The result, invariably, was widespread violence and instability. “This violence and instability,” Huntington wrote, “was in large part the product of rapid social change and the rapid mobilisation of new groups into politics coupled with the slow development of political institutions.” In other words, that political participation was not matched with the growth of political community and the art of associating together. There was dearth of political community and effective, authoritative, legitimate government.
Huntington’s book attracted enormous debate and was seen by his critics as a manual for nondemocratic regimes and autocratic rulers in the 1970s and 80s around the world. The key take home lesson for rulers, especially those faced with a huge legitimacy deficit, was that freedom and liberty had to be subordinated to order and stability.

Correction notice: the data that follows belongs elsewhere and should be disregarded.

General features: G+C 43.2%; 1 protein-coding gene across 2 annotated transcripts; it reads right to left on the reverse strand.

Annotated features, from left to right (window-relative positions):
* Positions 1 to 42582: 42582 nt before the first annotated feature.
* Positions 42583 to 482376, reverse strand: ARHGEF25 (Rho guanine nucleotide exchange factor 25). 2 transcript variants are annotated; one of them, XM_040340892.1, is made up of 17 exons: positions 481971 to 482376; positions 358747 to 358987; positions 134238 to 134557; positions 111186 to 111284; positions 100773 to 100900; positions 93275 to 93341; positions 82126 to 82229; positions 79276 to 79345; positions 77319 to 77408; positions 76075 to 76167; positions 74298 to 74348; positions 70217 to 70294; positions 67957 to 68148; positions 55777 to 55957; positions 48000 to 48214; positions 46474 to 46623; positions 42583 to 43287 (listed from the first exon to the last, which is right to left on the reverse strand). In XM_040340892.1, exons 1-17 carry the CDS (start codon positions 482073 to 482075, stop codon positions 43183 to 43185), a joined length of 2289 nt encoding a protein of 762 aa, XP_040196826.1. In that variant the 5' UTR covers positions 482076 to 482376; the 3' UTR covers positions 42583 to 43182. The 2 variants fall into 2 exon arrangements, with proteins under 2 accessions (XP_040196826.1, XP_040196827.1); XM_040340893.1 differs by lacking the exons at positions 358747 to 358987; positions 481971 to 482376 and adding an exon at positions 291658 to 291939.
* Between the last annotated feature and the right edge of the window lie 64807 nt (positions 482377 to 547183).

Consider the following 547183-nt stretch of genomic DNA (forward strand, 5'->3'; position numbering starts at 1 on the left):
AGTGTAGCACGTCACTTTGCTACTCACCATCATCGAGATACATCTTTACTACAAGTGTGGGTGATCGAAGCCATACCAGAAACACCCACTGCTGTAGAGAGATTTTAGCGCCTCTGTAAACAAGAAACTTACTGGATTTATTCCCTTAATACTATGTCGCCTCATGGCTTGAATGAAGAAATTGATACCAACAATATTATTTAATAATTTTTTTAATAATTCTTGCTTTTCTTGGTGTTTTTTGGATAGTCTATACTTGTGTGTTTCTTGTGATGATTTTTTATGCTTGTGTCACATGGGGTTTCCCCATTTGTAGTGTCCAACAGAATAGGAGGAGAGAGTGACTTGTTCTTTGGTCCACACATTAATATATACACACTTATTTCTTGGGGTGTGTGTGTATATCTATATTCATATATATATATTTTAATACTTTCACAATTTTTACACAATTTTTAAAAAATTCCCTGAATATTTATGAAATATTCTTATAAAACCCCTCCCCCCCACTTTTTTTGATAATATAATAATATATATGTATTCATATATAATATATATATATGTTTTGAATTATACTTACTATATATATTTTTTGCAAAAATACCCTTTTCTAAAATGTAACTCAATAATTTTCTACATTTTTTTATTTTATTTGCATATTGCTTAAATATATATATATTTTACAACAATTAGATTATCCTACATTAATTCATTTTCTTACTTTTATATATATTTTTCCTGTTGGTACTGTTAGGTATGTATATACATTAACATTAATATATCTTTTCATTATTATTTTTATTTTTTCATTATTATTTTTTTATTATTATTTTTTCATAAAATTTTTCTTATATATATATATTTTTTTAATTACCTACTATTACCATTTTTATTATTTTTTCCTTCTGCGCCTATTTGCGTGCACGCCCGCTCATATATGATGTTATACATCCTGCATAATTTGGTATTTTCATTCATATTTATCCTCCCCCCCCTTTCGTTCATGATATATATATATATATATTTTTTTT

In the absence of well-developed civic and political institutions for citizen engagement, which take long to evolve, the disruptive effects of rapid socioeconomic change had to be met with a strongly coercive institutional apparatus of the state and government in power.
Thus, there emerged, especially in Latin America of the 1970s and 80s, a repressive system of government called “bureaucratic authoritarianism” – highly technocratic military dictatorship that aimed at ensuring political stability and conservative macroeconomic growth at the expense of civil liberties and economic redistribution. Consequently, by the 1990s Latin America was arguably the most economically unequal continent. Individual freedoms and liberties were sacrificed at the altar of economic and political stability that served multinational corporations allied to local elite players.